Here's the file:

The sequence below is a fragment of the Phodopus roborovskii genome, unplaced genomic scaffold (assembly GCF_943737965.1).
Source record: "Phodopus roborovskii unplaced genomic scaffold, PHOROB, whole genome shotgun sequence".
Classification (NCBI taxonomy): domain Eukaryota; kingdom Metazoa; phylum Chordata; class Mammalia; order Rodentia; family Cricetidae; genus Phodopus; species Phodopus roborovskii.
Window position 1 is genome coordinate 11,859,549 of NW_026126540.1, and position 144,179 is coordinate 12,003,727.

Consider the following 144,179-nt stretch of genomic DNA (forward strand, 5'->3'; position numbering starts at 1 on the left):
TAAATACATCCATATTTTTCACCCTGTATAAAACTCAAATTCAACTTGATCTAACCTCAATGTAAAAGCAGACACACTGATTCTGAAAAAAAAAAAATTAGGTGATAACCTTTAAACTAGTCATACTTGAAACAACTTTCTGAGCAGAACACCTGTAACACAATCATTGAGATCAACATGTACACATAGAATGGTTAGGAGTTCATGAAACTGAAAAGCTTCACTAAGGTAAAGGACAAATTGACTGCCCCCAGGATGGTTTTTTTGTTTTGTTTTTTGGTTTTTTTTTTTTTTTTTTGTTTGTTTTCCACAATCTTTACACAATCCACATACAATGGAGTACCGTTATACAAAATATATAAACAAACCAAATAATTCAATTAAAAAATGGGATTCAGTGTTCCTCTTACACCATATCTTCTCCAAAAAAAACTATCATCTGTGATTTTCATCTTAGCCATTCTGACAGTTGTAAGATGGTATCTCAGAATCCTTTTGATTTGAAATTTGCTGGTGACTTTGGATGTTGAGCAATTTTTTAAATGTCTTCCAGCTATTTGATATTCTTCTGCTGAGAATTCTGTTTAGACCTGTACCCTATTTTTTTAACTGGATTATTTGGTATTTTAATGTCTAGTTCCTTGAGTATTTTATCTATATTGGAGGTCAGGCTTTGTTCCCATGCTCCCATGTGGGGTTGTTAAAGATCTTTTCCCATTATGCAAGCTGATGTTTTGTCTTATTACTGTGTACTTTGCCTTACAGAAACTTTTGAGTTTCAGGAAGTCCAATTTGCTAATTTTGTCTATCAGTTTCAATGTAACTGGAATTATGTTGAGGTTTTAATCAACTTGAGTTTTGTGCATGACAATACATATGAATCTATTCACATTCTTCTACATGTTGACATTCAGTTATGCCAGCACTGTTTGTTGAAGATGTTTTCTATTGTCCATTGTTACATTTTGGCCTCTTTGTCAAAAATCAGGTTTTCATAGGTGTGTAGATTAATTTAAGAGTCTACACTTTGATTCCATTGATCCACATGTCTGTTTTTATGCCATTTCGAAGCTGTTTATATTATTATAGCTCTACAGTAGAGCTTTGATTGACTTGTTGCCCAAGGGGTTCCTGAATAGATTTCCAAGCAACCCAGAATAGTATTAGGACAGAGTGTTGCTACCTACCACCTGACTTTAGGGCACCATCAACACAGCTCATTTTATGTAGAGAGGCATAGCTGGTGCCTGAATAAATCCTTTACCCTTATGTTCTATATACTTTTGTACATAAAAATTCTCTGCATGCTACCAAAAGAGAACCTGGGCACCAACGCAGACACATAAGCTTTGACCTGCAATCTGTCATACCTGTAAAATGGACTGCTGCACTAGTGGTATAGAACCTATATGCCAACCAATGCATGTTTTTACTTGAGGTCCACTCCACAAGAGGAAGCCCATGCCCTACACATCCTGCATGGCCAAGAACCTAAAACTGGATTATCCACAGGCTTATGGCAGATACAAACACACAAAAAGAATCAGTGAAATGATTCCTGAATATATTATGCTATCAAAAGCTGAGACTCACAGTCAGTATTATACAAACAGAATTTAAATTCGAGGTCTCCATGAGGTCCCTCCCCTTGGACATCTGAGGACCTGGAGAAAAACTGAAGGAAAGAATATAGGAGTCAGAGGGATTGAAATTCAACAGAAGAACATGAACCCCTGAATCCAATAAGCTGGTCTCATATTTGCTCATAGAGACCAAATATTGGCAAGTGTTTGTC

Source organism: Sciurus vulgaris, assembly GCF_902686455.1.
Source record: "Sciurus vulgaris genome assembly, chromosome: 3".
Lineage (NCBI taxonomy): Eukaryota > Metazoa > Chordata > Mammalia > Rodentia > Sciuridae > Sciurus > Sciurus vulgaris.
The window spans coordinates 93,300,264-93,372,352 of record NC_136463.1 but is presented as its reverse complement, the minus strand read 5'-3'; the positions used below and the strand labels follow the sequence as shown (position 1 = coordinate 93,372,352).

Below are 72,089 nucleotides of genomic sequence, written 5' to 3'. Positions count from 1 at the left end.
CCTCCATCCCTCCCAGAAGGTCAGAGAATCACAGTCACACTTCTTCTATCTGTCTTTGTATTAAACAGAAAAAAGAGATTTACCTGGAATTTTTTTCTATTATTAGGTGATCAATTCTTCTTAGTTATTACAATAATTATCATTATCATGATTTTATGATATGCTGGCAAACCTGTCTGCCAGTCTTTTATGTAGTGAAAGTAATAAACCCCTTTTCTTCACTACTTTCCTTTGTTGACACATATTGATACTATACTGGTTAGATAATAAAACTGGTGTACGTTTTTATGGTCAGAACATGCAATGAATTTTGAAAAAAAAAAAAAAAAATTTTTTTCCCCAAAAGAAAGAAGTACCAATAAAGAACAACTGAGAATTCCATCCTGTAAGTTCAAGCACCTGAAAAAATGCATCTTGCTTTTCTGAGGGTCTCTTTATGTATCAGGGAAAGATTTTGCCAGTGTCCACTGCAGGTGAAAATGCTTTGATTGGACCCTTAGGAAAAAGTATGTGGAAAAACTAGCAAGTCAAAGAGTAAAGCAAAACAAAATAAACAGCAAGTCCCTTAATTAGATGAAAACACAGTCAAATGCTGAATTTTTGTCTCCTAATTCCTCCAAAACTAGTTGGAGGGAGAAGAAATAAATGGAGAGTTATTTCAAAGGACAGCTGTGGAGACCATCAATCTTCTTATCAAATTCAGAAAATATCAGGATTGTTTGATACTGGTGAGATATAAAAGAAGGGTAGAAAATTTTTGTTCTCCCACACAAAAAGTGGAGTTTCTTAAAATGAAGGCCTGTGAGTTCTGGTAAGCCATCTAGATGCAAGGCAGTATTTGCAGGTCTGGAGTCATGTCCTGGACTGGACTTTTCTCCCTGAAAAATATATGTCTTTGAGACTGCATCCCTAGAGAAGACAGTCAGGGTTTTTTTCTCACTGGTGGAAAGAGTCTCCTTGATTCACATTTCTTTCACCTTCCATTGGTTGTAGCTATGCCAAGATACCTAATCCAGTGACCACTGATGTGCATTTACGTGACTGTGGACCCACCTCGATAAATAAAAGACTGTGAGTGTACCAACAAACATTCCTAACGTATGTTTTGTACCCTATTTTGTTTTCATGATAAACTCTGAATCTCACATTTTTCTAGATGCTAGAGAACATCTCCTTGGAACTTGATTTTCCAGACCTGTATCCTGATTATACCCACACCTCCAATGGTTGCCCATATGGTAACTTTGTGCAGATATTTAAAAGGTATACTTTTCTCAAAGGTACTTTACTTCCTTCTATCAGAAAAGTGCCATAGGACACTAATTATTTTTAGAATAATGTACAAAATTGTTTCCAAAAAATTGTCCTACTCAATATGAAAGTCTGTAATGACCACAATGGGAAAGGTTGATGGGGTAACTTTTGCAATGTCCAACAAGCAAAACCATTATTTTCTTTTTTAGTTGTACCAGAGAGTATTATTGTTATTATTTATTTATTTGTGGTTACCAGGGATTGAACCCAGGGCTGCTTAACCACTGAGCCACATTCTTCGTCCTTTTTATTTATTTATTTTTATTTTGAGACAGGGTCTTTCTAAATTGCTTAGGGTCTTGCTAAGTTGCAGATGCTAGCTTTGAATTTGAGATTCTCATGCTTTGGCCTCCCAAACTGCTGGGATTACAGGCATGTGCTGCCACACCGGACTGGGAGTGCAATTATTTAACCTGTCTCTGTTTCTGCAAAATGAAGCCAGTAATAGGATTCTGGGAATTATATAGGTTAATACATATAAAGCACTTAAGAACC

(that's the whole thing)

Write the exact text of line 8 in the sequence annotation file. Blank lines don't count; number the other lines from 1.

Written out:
Source record: "Sciurus vulgaris genome assembly, chromosome: 3".